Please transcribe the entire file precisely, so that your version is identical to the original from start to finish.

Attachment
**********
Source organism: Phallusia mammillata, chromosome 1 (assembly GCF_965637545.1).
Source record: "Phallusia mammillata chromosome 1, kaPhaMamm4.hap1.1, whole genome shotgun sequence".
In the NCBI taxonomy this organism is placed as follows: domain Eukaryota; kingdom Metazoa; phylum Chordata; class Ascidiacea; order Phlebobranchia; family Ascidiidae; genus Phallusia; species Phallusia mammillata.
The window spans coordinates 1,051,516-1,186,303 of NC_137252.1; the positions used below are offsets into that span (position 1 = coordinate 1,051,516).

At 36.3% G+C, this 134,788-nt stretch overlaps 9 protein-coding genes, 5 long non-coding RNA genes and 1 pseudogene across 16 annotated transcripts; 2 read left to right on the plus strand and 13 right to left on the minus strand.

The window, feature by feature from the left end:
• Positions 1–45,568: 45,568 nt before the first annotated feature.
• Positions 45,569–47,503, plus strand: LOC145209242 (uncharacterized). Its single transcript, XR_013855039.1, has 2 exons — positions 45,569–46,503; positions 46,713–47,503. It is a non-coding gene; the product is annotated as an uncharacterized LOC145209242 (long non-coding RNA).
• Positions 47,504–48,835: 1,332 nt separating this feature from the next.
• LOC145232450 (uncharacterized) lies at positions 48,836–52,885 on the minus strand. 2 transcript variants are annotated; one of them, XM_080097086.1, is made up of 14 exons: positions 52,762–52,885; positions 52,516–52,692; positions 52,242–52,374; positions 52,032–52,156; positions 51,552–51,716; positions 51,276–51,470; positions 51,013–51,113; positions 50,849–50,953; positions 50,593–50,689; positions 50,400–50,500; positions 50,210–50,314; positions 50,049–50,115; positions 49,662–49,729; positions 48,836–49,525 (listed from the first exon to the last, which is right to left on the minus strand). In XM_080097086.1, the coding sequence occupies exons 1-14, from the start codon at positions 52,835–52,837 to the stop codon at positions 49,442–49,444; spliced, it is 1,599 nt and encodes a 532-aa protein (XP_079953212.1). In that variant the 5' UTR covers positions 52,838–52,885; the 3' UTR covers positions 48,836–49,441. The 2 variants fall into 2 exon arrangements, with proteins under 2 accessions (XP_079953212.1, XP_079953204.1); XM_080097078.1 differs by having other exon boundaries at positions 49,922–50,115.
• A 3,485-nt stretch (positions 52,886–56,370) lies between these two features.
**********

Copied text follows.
Source organism: Phallusia mammillata, chromosome 1 (assembly GCF_965637545.1).
Source record: "Phallusia mammillata chromosome 1, kaPhaMamm4.hap1.1, whole genome shotgun sequence".
In the NCBI taxonomy this organism is placed as follows: domain Eukaryota; kingdom Metazoa; phylum Chordata; class Ascidiacea; order Phlebobranchia; family Ascidiidae; genus Phallusia; species Phallusia mammillata.
The window spans coordinates 1,051,516-1,186,303 of NC_137252.1; the positions used below are offsets into that span (position 1 = coordinate 1,051,516).

At 36.3% G+C, this 134,788-nt stretch overlaps 9 protein-coding genes, 5 long non-coding RNA genes and 1 pseudogene across 16 annotated transcripts; 2 read left to right on the plus strand and 13 right to left on the minus strand.

The window, feature by feature from the left end:
• Positions 1–45,568: 45,568 nt before the first annotated feature.
• Positions 45,569–47,503, plus strand: LOC145209242 (uncharacterized). Its single transcript, XR_013855039.1, has 2 exons — positions 45,569–46,503; positions 46,713–47,503. It is a non-coding gene; the product is annotated as an uncharacterized LOC145209242 (long non-coding RNA).
• Positions 47,504–48,835: 1,332 nt separating this feature from the next.
• LOC145232450 (uncharacterized) lies at positions 48,836–52,885 on the minus strand. 2 transcript variants are annotated; one of them, XM_080097086.1, is made up of 14 exons: positions 52,762–52,885; positions 52,516–52,692; positions 52,242–52,374; positions 52,032–52,156; positions 51,552–51,716; positions 51,276–51,470; positions 51,013–51,113; positions 50,849–50,953; positions 50,593–50,689; positions 50,400–50,500; positions 50,210–50,314; positions 50,049–50,115; positions 49,662–49,729; positions 48,836–49,525 (listed from the first exon to the last, which is right to left on the minus strand). In XM_080097086.1, the coding sequence occupies exons 1-14, from the start codon at positions 52,835–52,837 to the stop codon at positions 49,442–49,444; spliced, it is 1,599 nt and encodes a 532-aa protein (XP_079953212.1). In that variant the 5' UTR covers positions 52,838–52,885; the 3' UTR covers positions 48,836–49,441. The 2 variants fall into 2 exon arrangements, with proteins under 2 accessions (XP_079953212.1, XP_079953204.1); XM_080097078.1 differs by having other exon boundaries at positions 49,922–50,115.
• A 3,485-nt stretch (positions 52,886–56,370) lies between these two features.